This week I stumbled upon some thrilling news: The Universal Accreditation Act of 2012 (UAA). This fancy little piece of legislation goes into effect July of 2014 and may be a push in the right direction for addressing the loopholes in existence within the international adoption process.
So what is the UAA? This document, signed by President Obama in January of 2013, requires that all individuals who wish to participate in intercountry adoption must use an accredited agency or individual throughout their adoption process. While unaccredited individuals may continue to assist people in their intercountry, adoptions, they must be supervised by an accredited agency while overseeing a case. This legislation will also require that all families or individuals must receive a certain amount of educational hours before travelling to bring their child back to the US and that all parties involved must be specifically concerned with the best interest of the child. This is a huge step forward for the adoption process! Essentially these agencies are ensuring individuals interested in adoption that they are complying with the Hague Convention standards and are, therefore, accredited, and able to assist a family with their international adoption process.
In the past, parents were able to work with a licensed attorney in securing a child to adopt from overseas. This meant that documentation indicating how the child was “orphaned” was not required and no follow-up reports on the well-being of the child after the adoption were necessary. With the establishment of UAA, agencies hope to be able to eliminate the selling or trafficking of children into orphanages as a means to make money. This piece of legislation will also require post-adoption reports to occur when the child returns home with their adopted family. Depending on the requirements of the country the child is adopted from, will determine how many reports, and over how long a time period, these reports must be documented. For example, some Eastern European countries require that an annual post adoption report is completed until the child is 21 years of age. Other countries, like those in Africa, only require that three post adoption reports are written at 6, 12, and 24 months after the child has been home. This usually depends on how long the country has been working with US in adoption and simply the country’s mandate over the adoption process. These reports will aid in the country’s ability to ensure that the child is growing and developing in a significant way, within their adoptive families.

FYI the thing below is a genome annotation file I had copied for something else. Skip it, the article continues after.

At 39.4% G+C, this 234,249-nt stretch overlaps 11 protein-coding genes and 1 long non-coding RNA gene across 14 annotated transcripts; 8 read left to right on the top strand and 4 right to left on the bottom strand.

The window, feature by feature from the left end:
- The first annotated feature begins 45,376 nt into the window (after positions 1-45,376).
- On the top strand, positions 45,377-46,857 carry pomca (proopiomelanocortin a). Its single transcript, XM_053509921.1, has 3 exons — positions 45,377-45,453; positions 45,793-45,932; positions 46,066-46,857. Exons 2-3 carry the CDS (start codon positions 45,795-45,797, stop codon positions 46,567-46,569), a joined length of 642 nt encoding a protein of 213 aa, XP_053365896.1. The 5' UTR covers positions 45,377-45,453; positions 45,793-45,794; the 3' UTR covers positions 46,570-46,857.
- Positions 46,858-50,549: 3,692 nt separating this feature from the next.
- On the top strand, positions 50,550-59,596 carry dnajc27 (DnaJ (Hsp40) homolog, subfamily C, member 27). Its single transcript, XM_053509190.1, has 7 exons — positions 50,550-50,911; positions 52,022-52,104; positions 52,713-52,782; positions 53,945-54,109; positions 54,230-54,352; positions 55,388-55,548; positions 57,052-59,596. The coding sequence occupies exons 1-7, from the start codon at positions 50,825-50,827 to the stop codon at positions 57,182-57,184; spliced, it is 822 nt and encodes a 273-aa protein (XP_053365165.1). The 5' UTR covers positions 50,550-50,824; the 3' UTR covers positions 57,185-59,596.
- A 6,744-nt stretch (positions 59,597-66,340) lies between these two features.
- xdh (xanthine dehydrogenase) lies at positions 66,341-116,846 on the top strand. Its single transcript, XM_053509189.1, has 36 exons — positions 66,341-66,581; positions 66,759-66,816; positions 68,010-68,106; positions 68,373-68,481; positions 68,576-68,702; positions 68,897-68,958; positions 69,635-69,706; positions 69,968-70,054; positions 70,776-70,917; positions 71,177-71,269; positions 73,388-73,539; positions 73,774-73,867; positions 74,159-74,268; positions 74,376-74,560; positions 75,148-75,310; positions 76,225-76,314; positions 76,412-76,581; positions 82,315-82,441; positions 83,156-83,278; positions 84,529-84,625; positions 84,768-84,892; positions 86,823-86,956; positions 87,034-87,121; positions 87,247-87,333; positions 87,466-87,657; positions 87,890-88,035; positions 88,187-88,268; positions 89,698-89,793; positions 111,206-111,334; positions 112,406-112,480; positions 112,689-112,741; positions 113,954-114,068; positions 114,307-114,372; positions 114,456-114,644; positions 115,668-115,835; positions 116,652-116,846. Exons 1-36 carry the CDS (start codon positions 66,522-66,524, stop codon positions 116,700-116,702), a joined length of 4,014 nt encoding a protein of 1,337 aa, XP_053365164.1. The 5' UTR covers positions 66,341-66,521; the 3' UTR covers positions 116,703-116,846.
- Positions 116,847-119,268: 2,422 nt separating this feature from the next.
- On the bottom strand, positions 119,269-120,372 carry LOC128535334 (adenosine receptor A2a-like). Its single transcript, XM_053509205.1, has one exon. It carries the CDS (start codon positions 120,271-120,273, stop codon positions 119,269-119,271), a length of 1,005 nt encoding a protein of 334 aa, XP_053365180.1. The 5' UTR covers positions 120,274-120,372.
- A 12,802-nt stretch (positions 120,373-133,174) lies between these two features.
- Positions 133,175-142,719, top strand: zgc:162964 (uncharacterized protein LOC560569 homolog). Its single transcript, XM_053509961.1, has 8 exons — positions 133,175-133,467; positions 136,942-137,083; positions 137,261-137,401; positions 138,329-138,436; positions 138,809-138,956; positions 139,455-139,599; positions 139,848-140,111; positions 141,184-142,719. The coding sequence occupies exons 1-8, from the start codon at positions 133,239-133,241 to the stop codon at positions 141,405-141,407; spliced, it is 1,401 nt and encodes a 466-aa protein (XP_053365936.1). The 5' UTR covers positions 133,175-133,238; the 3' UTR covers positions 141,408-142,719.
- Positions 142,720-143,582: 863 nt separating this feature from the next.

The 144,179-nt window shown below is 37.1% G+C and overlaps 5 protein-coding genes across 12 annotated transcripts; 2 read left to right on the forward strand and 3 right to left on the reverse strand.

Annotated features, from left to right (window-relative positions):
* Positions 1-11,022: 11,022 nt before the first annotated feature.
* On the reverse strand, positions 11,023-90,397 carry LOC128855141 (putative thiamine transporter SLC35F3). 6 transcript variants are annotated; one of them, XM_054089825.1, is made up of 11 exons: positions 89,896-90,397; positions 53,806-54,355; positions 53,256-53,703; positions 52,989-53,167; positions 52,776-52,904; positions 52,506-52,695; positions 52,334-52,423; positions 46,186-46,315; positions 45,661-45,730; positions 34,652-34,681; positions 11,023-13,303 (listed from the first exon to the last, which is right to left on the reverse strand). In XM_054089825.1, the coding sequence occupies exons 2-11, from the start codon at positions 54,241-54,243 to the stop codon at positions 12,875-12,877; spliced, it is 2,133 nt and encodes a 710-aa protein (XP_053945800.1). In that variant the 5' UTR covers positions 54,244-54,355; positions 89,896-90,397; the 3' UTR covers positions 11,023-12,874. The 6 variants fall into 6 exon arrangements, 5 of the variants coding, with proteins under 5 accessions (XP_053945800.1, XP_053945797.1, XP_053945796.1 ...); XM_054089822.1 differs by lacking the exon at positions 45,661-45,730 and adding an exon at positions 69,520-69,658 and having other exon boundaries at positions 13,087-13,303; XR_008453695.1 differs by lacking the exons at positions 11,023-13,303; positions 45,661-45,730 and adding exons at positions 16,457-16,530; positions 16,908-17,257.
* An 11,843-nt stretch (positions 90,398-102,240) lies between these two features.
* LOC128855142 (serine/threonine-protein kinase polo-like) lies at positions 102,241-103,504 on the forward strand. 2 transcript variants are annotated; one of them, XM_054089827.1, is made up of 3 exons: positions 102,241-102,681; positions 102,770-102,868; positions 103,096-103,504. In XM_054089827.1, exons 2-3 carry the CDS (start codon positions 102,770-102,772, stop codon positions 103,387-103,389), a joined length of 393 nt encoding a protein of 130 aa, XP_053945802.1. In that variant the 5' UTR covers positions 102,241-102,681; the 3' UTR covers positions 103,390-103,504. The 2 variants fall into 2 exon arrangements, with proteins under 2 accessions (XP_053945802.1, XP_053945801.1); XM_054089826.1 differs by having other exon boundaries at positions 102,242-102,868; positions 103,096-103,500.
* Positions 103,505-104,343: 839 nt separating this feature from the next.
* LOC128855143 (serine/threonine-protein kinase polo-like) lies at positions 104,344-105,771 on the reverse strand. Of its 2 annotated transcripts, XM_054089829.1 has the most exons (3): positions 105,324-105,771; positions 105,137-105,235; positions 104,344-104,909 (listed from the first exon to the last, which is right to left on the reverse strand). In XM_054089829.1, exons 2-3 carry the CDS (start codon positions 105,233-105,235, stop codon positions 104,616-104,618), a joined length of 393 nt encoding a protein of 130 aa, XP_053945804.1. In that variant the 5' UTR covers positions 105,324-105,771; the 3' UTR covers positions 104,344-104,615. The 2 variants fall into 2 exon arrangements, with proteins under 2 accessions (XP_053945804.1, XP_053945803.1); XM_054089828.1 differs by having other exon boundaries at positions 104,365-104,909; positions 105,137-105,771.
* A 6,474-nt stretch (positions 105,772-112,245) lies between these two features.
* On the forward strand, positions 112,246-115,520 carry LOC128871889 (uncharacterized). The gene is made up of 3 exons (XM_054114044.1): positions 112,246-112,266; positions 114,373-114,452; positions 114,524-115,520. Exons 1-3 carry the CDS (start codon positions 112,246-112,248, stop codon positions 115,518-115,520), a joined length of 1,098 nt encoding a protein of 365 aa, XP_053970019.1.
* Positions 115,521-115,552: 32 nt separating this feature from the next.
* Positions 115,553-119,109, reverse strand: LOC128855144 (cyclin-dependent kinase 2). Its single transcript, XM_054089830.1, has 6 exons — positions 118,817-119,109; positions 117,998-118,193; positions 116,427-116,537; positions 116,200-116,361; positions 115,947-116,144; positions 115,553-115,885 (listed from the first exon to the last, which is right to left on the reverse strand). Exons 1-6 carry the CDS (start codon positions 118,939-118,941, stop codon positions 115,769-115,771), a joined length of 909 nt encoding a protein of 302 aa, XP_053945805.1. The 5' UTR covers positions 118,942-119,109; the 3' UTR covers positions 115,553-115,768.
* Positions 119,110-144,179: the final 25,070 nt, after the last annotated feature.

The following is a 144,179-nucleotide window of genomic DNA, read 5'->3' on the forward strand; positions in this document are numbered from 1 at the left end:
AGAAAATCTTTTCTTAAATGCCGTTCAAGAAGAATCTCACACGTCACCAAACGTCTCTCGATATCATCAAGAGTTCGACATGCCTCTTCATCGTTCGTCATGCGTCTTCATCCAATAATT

When I originally said that I “stumbled” across this information, I wasn’t exaggerating. For the Senate to pass this piece of legislation, in only a few short weeks, is unheard of, especially with how long the government seems to take on passing ANYTHING these days! However, while UAA certainly takes a stance for adopted children and adoptive families from a congressional point of view, it does not address the issue from a more grassroots perspective. (I’m always interested in addressing issues from both facets.) While the Senate is doing all it can to make international adoption more difficult for those with poor intentions, helping to “weed out” those that are not able to pass necessary background and psychological screenings, there still remains work to be done from the ground up.